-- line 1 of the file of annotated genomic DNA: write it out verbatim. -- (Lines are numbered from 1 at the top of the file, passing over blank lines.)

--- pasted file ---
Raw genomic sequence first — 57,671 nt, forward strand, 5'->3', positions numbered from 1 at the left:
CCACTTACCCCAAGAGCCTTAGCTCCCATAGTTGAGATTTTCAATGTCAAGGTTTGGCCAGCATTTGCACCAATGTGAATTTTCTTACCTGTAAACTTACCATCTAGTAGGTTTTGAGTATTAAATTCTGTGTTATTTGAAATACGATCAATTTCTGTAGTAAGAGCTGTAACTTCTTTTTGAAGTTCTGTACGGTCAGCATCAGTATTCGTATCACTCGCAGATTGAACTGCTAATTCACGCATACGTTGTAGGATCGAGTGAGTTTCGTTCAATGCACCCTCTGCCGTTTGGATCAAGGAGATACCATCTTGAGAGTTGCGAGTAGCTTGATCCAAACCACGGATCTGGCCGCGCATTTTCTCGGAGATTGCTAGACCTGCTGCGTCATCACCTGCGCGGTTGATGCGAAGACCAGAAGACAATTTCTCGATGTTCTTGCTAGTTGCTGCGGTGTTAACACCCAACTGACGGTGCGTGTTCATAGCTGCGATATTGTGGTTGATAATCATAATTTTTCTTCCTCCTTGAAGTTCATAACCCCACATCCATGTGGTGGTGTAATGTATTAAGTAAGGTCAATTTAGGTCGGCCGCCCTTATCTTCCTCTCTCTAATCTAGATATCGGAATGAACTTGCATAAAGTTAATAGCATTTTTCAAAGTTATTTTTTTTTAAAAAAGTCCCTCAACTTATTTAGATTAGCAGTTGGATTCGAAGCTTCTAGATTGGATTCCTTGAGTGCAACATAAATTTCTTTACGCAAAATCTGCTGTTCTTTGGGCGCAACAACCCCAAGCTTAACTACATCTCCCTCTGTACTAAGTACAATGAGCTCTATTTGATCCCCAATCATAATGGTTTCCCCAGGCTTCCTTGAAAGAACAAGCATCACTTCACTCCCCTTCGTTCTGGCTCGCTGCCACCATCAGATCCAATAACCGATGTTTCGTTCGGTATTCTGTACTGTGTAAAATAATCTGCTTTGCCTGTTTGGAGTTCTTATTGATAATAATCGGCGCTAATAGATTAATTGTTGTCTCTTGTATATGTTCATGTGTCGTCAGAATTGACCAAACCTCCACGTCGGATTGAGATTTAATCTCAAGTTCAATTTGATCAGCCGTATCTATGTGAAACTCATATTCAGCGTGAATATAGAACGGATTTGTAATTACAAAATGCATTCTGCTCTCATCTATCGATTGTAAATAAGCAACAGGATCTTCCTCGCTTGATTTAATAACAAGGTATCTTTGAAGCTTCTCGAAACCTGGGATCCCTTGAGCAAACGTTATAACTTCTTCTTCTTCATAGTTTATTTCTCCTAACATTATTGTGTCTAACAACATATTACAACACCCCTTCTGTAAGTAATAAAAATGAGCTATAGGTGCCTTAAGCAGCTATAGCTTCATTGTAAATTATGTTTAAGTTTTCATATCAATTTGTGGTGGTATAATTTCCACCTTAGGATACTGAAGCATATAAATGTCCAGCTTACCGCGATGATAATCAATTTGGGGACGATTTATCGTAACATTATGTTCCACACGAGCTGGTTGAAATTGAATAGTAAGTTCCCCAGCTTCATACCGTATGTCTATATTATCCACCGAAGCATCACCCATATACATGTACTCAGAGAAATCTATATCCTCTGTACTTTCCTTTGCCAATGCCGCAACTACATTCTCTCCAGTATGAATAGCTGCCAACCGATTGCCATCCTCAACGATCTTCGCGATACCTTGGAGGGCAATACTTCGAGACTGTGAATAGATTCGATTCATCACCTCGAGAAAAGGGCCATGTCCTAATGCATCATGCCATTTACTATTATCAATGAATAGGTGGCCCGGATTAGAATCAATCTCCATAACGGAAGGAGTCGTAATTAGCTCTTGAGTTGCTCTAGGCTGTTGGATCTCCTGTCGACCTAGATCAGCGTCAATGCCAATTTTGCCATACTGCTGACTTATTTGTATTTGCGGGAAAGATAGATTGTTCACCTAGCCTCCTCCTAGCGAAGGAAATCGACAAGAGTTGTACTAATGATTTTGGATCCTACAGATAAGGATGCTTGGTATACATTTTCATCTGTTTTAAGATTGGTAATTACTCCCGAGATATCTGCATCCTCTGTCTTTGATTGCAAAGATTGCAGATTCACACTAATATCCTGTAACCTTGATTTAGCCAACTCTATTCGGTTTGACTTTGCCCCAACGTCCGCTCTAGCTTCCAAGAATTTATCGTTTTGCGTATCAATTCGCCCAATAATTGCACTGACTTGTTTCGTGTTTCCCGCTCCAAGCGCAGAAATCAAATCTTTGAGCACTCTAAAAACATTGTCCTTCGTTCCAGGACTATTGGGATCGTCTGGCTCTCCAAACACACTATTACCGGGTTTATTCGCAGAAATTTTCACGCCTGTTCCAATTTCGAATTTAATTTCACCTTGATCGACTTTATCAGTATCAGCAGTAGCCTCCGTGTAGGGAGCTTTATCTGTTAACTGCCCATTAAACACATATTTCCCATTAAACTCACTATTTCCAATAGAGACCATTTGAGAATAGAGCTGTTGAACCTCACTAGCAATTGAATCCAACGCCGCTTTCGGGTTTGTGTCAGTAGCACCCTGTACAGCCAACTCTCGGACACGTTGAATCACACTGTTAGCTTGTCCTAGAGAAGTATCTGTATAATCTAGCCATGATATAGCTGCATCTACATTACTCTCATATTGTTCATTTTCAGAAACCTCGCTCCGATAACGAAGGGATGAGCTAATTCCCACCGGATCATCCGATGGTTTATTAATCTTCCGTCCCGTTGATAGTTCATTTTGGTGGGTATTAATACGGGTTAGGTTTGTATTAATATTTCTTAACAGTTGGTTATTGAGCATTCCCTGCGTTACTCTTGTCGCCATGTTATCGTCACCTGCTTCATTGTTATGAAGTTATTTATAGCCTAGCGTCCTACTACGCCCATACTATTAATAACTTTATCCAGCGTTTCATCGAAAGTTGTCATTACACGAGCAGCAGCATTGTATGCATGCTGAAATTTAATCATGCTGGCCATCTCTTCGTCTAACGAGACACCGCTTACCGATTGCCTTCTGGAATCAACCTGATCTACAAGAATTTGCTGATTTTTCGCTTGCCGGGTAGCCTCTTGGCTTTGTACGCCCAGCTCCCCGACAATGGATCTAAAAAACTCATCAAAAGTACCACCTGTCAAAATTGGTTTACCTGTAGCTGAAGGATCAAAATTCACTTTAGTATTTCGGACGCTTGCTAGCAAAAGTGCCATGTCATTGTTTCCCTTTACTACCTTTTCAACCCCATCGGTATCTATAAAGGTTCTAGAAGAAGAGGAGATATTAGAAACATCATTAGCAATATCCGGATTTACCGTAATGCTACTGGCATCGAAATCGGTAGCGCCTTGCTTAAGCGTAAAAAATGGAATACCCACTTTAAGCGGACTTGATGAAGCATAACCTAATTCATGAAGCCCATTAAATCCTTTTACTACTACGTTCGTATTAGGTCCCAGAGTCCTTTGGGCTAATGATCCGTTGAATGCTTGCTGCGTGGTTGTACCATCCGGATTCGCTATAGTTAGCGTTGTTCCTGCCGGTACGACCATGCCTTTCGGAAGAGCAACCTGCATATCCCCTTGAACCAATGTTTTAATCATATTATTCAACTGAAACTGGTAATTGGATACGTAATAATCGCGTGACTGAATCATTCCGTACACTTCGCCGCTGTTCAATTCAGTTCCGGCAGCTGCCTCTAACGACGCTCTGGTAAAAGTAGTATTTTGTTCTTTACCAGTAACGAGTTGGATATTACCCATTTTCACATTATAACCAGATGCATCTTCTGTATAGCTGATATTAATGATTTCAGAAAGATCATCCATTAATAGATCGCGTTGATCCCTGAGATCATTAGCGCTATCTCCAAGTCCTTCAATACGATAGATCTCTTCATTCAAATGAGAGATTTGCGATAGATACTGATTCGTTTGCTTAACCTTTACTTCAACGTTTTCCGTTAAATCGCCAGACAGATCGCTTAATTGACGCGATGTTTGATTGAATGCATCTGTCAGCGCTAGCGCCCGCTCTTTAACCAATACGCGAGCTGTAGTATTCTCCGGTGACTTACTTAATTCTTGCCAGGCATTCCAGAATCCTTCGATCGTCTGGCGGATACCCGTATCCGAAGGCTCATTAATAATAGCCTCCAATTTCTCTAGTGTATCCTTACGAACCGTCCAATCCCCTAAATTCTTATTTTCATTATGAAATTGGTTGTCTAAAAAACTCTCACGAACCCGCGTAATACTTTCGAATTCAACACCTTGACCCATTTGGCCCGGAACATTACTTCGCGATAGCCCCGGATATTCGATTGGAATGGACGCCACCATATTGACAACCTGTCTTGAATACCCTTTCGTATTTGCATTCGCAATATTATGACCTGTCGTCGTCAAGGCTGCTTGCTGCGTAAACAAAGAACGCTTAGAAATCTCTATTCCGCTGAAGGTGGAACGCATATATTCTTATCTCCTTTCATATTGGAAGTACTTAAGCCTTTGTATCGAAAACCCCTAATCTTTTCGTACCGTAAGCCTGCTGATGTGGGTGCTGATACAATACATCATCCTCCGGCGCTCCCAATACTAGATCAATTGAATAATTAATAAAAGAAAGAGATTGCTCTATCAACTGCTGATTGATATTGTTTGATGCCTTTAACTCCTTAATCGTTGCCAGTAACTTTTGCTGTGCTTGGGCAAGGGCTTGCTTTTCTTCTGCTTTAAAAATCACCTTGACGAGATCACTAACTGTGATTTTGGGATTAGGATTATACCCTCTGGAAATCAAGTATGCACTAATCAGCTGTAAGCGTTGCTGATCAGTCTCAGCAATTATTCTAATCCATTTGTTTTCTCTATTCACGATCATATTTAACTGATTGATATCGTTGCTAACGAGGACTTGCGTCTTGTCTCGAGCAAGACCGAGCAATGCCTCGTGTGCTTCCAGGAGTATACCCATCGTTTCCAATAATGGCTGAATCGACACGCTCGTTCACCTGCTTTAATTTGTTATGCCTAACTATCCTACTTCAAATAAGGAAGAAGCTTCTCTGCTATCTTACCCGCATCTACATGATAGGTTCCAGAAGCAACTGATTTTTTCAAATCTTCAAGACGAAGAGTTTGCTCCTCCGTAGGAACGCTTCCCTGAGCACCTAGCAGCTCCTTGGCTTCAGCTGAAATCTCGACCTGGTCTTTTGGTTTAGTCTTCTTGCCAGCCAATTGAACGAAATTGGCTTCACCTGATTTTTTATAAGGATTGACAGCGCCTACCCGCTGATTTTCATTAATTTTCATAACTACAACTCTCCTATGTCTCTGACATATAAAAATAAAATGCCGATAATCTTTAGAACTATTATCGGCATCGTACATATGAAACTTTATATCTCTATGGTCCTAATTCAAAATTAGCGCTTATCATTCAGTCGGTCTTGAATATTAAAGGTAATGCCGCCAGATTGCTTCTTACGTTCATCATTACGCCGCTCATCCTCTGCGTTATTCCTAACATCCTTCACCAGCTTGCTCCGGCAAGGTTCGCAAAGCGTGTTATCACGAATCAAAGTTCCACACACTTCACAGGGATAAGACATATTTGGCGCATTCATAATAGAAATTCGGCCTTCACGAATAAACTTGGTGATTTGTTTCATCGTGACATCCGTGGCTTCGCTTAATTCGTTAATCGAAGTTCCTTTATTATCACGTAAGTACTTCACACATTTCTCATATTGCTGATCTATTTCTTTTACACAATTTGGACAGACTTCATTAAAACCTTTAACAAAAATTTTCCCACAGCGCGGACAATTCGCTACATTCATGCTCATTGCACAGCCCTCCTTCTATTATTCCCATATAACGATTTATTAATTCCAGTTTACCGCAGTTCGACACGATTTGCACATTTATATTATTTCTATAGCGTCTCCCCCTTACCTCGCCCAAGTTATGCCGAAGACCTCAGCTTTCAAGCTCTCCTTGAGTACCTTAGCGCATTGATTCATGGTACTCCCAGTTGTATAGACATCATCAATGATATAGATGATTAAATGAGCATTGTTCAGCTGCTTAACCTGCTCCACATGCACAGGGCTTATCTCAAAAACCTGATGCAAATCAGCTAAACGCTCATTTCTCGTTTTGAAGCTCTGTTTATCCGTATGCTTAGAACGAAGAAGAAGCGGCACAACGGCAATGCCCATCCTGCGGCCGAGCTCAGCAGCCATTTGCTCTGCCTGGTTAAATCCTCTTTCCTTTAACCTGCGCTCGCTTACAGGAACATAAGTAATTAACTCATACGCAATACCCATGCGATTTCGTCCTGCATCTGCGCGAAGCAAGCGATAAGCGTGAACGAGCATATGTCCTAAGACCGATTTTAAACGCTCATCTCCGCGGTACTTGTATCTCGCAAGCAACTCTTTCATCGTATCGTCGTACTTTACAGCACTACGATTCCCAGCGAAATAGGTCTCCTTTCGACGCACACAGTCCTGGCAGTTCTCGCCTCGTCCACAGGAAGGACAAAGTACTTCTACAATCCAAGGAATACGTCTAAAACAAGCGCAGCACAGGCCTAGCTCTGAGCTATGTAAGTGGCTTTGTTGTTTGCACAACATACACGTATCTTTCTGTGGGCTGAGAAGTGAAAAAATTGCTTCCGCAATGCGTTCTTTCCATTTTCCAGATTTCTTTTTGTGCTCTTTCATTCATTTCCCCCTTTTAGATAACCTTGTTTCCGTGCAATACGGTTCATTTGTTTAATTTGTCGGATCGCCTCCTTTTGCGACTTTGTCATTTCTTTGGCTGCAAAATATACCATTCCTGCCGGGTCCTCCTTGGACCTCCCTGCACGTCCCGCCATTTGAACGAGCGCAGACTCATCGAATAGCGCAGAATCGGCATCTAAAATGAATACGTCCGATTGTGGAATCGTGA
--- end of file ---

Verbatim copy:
Raw genomic sequence first — 57,671 nt, forward strand, 5'->3', positions numbered from 1 at the left: